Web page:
13 posts in the category “Cancer”

Life after lung cancer surgery: 5 recovery tips from patients

Posted 1 week ago by

PatientsLikeMe members have talked in the forums about what it’s like to recover from lung cancer surgery – and what most doctors don’t tell you. We’ve gathered some helpful post-surgery hints members have shared. (Hint: Join PatientsLikeMe for access to the Lung Cancer Forum.)

Many members have mentioned that the side effects of a lobectomy or other lung surgery can be more intense than they expected. “I had a right upper lobectomy 2 years ago – still have lots of pain and numbness – bras suck!” one member says.

“The surgeon wasn’t very informative and my doctor, bless his heart, hasn’t ever had a patient like me so doesn’t really know what’s normal and what’s not,” says another member. “I’m very thankful for this site, I have learned a lot from it.”

What can help?

  • Finding the right bra. Wear a looser sports bra, an old bra (without underwire) or a stretchy camisole with soft cups, to give some breast support but nothing too restrictive.
  • Setting yourself up for sleep. Stomach sleepers will need to get used to sleeping on their back or (maybe) side. Sleeping in a recliner, or using pillows or foam wedges to find a decent position in bed, can help you catch some Zzzs.
  • Treating your incision with care. Cold or rainy weather, and even chilly air-conditioning, can make scars extra sensitive, so try to stay warm and dry. One member advises applying vitamin E and unscented skin cream to help with healing.
  • Managing your pain. Members report using prescribed pain meds, Lidocaine patches, pain-relief ointment (like Icy Hot) and heating pads to deal with some of the pain.
  • Taking it easy. Go “very slow in the beginning,” says one member. “Resting on your back a lot, taking short and slow walks, not twisting the body, not carrying (heavy) things, not running, taking the stairs slowly… With these things, I was OK eight months after my operation. But I’m still very careful…”

Another word to the wise? Ask your doctor right away about any symptoms you’re not sure are normal, such as breathing issues, coughing or bleeding.

On PatientsLikeMe, more than 50 people have reported having surgery as part of their lung cancer treatmentLung lobectomy is the most commonly reported type of surgery, followed by pneumonectomy and lung wedge resection (click on these links to see treatment reports — logged-in members have access to more information).

Also, check out our recent write-up on some newer and less invasive procedures for lung cancer.

Have you had lung cancer surgery or will you be undergoing this procedure soon? Join our patient community or log in to see what else members have shared about recovering from lung cancer surgery.

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A possible Parkinson’s disease/melanoma link? Time for a skin check

Posted 2 weeks ago by

Now that summer has passed, have you had your skin examined? Studies have shown that people with Parkinson’s disease (PD) may have an increased risk for melanoma, so skin screenings are extra-important. Take a look at recent research and get some tips on monitoring your moles and skin.

Studies show…

A 2017 Mayo Clinic study found that people with either PD or melanoma are four times as likely to receive a diagnosis of the other disease. The researchers say the PD drug levodopa (which some people believe may play a role in melanoma risk) is not likely a factor in the PD/melanoma connection, according to McKnight’s. They found that the majority of melanomas were diagnosed before the diagnosis or treatment of Parkinson’s disease, so taking levodopa doesn’t appear to be a risk factor.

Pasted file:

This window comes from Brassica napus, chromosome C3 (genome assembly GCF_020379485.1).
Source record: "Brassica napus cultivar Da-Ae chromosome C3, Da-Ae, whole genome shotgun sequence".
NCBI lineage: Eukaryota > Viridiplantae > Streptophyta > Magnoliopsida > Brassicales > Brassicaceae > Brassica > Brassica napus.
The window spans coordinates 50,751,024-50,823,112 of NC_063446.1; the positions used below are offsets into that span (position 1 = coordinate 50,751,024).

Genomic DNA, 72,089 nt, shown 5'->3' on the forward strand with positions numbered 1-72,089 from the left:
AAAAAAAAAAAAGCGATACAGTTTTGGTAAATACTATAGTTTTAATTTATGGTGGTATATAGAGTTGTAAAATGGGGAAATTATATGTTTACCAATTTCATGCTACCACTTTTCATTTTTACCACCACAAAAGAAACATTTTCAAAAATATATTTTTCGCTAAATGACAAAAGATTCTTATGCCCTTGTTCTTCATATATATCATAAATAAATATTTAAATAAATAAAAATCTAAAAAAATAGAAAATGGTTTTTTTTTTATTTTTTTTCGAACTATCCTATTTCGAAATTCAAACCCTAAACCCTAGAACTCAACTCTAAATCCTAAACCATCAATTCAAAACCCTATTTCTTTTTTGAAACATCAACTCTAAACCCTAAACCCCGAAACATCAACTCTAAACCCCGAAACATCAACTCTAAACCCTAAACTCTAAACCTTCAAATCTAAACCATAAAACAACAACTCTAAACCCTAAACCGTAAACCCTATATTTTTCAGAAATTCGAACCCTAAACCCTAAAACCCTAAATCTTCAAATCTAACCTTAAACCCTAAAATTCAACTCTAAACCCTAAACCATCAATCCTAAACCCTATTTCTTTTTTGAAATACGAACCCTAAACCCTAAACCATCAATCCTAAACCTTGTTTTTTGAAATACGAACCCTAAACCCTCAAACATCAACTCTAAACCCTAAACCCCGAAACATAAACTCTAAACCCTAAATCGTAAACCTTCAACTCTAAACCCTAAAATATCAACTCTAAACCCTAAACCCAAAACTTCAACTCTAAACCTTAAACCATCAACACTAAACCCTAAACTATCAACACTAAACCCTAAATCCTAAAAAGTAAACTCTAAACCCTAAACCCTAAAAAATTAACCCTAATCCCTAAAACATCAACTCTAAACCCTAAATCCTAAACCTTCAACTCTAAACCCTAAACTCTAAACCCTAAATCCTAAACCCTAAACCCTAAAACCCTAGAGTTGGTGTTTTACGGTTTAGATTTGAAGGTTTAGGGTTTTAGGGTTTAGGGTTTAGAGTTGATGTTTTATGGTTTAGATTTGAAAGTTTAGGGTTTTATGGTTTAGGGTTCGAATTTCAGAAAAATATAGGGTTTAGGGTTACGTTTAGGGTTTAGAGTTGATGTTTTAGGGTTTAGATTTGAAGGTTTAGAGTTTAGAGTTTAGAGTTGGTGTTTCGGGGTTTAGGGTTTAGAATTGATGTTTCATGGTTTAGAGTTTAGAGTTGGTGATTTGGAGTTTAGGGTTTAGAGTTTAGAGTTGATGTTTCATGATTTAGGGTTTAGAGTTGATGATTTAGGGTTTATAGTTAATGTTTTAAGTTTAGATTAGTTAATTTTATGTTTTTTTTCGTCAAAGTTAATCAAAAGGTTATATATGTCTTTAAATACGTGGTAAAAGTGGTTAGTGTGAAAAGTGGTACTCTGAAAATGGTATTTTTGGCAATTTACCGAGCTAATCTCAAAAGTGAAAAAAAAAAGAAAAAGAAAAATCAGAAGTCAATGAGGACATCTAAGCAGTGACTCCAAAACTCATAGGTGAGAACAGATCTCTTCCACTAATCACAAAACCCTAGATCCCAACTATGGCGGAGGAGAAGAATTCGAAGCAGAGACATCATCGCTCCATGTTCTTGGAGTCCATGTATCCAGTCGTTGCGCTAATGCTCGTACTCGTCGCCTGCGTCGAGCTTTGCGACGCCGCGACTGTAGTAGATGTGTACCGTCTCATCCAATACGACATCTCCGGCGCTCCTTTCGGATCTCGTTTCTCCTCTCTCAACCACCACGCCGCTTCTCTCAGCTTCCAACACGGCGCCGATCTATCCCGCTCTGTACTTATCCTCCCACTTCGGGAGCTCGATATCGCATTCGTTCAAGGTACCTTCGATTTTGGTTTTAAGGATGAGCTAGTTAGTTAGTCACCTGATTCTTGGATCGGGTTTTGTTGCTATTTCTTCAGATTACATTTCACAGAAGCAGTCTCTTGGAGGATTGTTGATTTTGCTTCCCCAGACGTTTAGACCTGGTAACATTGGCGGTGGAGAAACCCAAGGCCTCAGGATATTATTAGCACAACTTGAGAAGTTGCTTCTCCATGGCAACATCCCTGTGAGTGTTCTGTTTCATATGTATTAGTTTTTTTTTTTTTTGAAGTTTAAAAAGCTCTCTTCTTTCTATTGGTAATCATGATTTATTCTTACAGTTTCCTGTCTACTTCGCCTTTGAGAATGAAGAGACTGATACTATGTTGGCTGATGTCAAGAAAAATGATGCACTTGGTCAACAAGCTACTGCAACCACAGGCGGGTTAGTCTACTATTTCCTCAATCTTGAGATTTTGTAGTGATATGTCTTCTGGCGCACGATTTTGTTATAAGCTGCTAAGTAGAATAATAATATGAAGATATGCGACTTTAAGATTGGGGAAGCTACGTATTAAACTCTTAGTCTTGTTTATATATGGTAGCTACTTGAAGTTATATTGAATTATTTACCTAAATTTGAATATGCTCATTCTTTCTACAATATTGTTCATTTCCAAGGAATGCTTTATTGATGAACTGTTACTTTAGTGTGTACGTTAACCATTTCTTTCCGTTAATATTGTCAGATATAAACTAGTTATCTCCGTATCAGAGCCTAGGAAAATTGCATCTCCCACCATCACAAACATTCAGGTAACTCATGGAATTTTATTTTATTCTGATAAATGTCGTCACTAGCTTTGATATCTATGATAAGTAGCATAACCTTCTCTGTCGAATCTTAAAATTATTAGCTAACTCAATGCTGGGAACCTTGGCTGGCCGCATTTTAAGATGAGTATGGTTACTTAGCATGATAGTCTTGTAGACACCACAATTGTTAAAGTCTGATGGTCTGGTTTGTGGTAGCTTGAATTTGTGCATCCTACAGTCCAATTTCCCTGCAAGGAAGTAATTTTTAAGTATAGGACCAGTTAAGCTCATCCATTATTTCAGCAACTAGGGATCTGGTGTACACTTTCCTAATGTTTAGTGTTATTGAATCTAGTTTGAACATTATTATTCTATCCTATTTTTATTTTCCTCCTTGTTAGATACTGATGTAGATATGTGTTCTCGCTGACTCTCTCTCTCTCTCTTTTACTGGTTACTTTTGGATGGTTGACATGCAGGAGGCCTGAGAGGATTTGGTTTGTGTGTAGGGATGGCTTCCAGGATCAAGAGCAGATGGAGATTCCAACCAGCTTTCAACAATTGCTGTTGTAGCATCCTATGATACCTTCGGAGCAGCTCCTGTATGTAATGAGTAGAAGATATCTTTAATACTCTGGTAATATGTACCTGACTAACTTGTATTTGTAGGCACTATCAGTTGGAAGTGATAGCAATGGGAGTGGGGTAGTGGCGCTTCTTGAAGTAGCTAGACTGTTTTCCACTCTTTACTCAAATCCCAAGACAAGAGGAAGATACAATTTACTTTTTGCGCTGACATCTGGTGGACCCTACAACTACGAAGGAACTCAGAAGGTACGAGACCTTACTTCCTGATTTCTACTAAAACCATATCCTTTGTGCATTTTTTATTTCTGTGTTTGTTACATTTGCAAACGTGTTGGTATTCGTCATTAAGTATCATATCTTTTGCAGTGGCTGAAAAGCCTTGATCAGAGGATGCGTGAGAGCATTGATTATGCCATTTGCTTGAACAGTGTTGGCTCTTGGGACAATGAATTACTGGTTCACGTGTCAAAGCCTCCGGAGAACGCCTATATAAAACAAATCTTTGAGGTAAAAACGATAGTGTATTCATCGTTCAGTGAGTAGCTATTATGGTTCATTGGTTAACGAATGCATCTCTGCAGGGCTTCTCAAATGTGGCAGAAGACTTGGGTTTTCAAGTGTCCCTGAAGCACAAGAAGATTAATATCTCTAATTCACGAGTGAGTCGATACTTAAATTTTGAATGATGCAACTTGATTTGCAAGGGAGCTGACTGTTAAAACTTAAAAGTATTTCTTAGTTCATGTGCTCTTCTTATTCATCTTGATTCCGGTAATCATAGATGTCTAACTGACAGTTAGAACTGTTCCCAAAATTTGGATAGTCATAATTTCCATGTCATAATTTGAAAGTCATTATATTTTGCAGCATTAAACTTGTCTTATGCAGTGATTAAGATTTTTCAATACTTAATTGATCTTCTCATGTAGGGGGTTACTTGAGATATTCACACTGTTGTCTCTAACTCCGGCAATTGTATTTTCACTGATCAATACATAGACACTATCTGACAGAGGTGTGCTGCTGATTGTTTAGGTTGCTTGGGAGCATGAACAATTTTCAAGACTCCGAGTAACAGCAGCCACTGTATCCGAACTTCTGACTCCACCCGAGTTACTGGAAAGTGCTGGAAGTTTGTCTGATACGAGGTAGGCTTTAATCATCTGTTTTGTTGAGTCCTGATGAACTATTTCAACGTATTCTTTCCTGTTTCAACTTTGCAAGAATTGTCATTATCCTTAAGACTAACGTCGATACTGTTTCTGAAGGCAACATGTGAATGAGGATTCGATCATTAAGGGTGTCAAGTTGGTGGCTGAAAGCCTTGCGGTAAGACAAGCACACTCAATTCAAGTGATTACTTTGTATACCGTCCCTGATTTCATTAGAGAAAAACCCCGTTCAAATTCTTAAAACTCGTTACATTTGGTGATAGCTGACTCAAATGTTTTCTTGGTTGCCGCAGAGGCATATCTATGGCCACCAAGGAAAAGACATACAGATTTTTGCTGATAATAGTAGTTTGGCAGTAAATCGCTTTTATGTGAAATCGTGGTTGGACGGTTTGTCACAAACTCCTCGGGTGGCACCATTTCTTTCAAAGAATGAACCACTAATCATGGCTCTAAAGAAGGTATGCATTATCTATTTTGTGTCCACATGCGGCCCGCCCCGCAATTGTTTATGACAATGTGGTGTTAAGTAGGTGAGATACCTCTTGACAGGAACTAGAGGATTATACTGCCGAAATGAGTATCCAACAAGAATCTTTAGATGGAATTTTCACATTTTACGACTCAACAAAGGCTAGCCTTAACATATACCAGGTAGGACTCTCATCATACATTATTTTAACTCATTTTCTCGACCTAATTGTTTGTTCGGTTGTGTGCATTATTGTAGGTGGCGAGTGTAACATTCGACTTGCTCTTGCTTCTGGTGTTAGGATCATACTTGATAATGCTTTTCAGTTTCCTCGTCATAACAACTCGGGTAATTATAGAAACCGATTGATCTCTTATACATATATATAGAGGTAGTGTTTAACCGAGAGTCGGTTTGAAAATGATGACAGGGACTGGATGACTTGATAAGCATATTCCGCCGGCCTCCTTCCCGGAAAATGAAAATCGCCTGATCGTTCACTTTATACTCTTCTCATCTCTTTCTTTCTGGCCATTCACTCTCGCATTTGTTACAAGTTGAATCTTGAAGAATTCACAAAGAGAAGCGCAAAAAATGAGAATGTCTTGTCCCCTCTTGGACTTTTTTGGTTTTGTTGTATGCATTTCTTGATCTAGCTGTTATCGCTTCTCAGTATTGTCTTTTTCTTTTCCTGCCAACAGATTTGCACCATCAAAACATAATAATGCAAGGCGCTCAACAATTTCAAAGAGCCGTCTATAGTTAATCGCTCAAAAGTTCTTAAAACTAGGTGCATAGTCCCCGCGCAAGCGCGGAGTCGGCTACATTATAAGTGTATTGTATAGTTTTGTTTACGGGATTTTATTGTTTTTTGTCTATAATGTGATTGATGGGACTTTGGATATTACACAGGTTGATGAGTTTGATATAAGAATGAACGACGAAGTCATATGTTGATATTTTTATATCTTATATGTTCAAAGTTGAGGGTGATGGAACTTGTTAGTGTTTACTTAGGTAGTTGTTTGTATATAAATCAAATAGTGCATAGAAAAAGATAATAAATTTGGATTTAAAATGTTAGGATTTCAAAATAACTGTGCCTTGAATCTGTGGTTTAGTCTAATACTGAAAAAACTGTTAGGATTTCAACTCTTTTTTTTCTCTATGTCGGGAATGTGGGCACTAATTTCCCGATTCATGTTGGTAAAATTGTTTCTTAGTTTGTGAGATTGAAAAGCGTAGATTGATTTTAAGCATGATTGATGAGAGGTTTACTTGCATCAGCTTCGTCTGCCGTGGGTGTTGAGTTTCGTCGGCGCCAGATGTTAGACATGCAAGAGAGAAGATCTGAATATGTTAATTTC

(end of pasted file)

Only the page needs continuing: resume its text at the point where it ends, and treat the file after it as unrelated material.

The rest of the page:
Future research should focus on genes, immune responses and environmental exposures that could cause the relationship, the researchers say.

Know your “ABCDEs”

Check out the Skin Cancer Foundation’s “ABCDEs of Melanoma” (click here to see images of examples), and make an appointment right away if you spot any of these warning signs:

A = asymmetry. Malignant moles tend to have an odd shape.

B = border. The edges of an early melanoma may be uneven or “scalloped.”

C = color. Watch out for moles that are a spotty mix of colors (from tan to black, or even shades of red, white or blue).

D = diameter. Melanomas are usually larger in diameter than a pencil eraser (but may be smaller early on).

E = evolving. Keep an eye out for any changes in your moles, such as size, shape, color, elevation, or another trait, or new symptoms such as bleeding, itching or crusting.

Also, keep in mind these other risk factors for melanoma, according to the Michael J. Fox Foundation for Parkinson’s Research:

  • Ultraviolet (UV) light exposure (psst: use sunscreen and protective clothing)
  • Caucasian race
  • Older age
  • Male
  • Family history of melanoma or personal history of melanoma or other skin cancers

The Fox Foundation is currently funding studies on the PD/melanoma connection, including one exploring the role of alpha-synuclein (a sticky protein) in both conditions, and others examining the genes or gene mutations involved in the two conditions. Learn more here.

On PatientsLikeMe

Some members report having both PD and melanoma. “I encourage everybody to go to a dermatologist, who has observed thousands of moles, on various skin types, and pay them to do a body scan,” says one member with PD and melanoma (fortunately, a biopsy showed his cancer had not spread). “Melanoma is not slow progressing like Parkinson’s.”

Has your doctor ever mentioned melanoma risk? Join PatientsLikeMe or log in to talk about Parkinson’s and melanoma in the PD forum.

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